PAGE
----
Wednesday, February 04, 2009

Moses Jones - Uganda it if you try, BBC2

BBC Two's original drama has been in a bit of a slump recently. Stuck in a rut that has seen them producing "commemorative, " or "worthy" programming - they've not shown anything to really stir my soul for some time.

As a result, while I was committing the error of watching Whitechapel on Monday night, I missed the airing of Joe Penhall's Moses Jones. I caught up with Episode One (of Three) last night and was seriously impressed. Although the mini has been touted as a chance to see the new Doctor Who in action, his role is relatively minor. The story belongs to the eponymous copper and a group of Ugandan immigrants – some in the country legally, others not so much. In fact the story belongs, in a way, to London: to its bustle, its grime, its diffusion, and ambivalence to the fates of those it shelters.

When a brutally mutilated body is discovered in the Thames, Moses Jones is put on the case by his superiors at Scotland Yard, simply because of his ethnic heritage. Paired with DS Dan Twentyman, the two are met with a wall of silence from the local community, until they are offered a clear lead from a very unlikely source.

As with Unforgiven, Moses Jones gets its set-up out of the way as quickly as possible, and spends as little time explaining things to the audience as it can get away with.

Moses, for example, is a cypher. When we first meet him, we don't know who or what he is. Just a man shaving his chest - a seemingly narcissistic act, until it's reframed by a shot of him tearing off a small strip of tape. No further information is given; it's left to our knowledge of crime drama and its tropes to conclude that he's about to wear a wire.

Later, it becomes evident that Moses is a man who tries to distance himself from his background. Born in London, his parents were Ugandan, and it is this tenuous connection that leaves him saddled reluctantly to the case. He gives away nothing about himself. In the only moment we see him alone and off duty, he's swigging vodka like barley water.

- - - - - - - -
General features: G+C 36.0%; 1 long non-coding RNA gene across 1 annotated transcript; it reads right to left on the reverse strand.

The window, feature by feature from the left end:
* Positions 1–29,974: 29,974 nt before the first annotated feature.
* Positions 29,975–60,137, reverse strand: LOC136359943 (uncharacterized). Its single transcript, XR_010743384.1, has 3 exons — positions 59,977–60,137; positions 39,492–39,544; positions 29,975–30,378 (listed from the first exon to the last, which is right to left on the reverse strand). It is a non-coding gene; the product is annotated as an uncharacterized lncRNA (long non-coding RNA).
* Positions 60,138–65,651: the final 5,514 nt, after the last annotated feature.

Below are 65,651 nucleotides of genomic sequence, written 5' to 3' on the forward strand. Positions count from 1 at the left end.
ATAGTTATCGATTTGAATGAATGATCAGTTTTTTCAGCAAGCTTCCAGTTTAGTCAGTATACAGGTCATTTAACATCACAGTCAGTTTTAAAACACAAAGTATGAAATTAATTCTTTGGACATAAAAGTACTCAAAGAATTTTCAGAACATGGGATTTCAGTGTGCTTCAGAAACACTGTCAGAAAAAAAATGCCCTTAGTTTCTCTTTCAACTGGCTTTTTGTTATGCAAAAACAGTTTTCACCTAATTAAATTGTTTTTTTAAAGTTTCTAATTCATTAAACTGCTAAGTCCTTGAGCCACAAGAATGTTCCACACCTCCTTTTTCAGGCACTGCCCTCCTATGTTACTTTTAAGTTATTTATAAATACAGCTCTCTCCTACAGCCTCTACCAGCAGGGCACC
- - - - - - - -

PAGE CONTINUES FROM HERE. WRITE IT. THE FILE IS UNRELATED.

Other characters are as swiftly introduced. Consummately drawn, they debut fully-formed. Behaving one way, they nevertheless betray the hints of a conflicting inner life that is private for now, but will shortly be drawn forth as events force them to reveal their true selves.

At one end of the spectrum of the Ugandan community is the mysterious Matthias, who despite being a legal immigrant and doing his best to hold down the capital's most disgusting jobs, is mixed up in some seriously messy stuff. His shadow is Solomon, a musician who, though in the country without papers, is nevertheless an extremely moral man. Caught between them are Joy, an outrageously beautiful prostitute/escort/hostess, whose uncle turns out to be the body in the Thames, and Jo, a charming but naive minicab controller, an unwitting and increasingly desperate accessory to murder.

I can’t give this any higher compliment than to say this was as smart, vibrant and well-plotted as the best of Pelecanos or Mosley. Get to the BBC's iPlayer, or your torrent site of choice asap.

2 comments:

  1. I too had to catch up due to Whitechapeling and I was pleasantly surprised at how good it was.

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  2. It's nice to be surprised, isn't it?

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